I think that when we do hammer on the idea, we need to be very careful, and very rigorous, about hammering the idea without insulting the people.
We need to be very careful to say, “That idea makes no rational sense” — and not say, “You’re irrational.” We need to be very careful to say, “That idea is entirely divorced from reality” — and not say, “You are entirely divorced from reality.” We need to be very careful to say, “That’s a ridiculous and stupid idea” — and not say, “You are ridiculous and stupid.”
So we shouldn’t say all religious believers are stupid — because it’s not true. And it also doesn’t help. Specifically — and back to the point at hand — it reinforces the idea that religious belief is an identity. Which is exactly what we’re trying not to do. If someone has been taught that their Catholicism makes them special and virtuous, saying that their Catholicism makes them stupid and crazy reinforces the idea that Catholicism = them. Saying that they’re a smart person who’s holding onto a bad idea that they really ought to reconsider… that helps divorce the idea from their identity. Which helps make the arguments less ugly and divisive — and helps us win the arguments in the bargain.
There are some times when the “personal insult” tactic might be appropriate. Public figures, for instance, I think are fair game. And there are times when it’s just irresistible. When professor Stephen Prothero wrote in USA Today that the atheist movement needed more women because women are so much more sweet and diplomatic, there was no way I could keep myself from responding, “Suck my dick, you pompous windbag.” (Or, to be more precise: “Suck my dick, you pompous windbag. You think getting more women into the atheist movement means you won’t have to face a fight? Bring it on. You smug, patronizing, cowardly, sexist prick.”) When it comes to public confrontations with public figures, a nice bit of creative invective can be bracing, a surgical scalpel cutting through the bafflegab and the treacle. But I think we need to use it very judiciously. And in conversations with non-public figures, in conversations with our friends and family and colleagues and community, I think it’s almost never useful.
Now, even if we are being careful and rigorous about critiquing ideas and not insulting people, believers won’t always notice. Again — the whole problem here is that many believers have a hard time separating the idea from the identity, and they reflexively treat critiques of the former as attacks on the latter.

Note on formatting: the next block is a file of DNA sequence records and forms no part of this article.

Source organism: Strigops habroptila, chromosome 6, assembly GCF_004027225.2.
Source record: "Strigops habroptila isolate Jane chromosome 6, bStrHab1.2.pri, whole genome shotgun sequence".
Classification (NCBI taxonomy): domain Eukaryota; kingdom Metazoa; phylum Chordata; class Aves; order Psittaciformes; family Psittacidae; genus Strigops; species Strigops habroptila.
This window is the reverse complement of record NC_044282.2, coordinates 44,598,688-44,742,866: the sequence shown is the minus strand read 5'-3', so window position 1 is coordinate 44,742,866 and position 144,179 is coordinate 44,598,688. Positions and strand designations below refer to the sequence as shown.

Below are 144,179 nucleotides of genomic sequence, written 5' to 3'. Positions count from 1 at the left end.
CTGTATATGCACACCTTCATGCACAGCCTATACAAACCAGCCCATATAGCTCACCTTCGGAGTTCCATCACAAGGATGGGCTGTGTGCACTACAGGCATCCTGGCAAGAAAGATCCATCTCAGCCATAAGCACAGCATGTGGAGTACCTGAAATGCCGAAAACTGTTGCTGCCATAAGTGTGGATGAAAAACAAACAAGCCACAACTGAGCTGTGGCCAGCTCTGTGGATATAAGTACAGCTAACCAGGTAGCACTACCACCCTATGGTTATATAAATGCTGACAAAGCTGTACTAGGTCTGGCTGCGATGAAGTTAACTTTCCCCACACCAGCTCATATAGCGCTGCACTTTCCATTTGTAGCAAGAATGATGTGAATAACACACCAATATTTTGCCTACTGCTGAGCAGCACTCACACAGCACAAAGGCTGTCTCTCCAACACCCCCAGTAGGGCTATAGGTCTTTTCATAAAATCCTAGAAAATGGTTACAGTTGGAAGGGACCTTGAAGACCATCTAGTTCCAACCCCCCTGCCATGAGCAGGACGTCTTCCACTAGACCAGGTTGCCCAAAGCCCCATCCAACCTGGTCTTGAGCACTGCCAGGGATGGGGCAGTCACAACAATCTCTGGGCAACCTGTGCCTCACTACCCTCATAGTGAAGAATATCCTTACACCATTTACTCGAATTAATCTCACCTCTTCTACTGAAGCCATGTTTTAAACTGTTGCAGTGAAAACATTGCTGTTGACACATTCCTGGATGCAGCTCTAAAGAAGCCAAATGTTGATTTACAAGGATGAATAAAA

But when we can rightly say, “Actually, I didn’t insult you — I insulted your idea”? When we can point out that, as harsh as we were about their silly ideas, we never once accused them of personally being silly? When we can point out that, just last week, we had a debate about tax policy or low-carb diets or whether Mondo should have won Season 8 of Project Runway, and they didn’t take our disagreement with their position as a personal attack on their basic nature and the core of their being… and we’re now treating their religion exactly the same way?
That, again, helps re-position religion, away from being an identity, and into being an idea.
And that, again, helps make the arguments less ugly, less divisive… and a whole lot more winnable.
For the record, I don’t think this “identity versus idea” thing is the only reason conversations about religion between atheists and believers often go south. I think the idea of religion itself is one that many believers are very attached to. The idea that there’s a perfect being out there who’s always paying attention to us and always loves us; the idea that our lives are part of some larger purpose, and that the fucked-up bits are part of a bigger plan that’s all going to work out in the end; the idea that death isn’t real — these ideas are very appealing to a lot of people. A lot of people don’t want to be persuaded out of them, and hang onto them very stubbornly. Shifting religion away from being an identity and into being an idea is not, by itself, going to make religion go away, or make the conversations about it go smoothly.
But I think it will help. And in the long run, I think it will help a lot.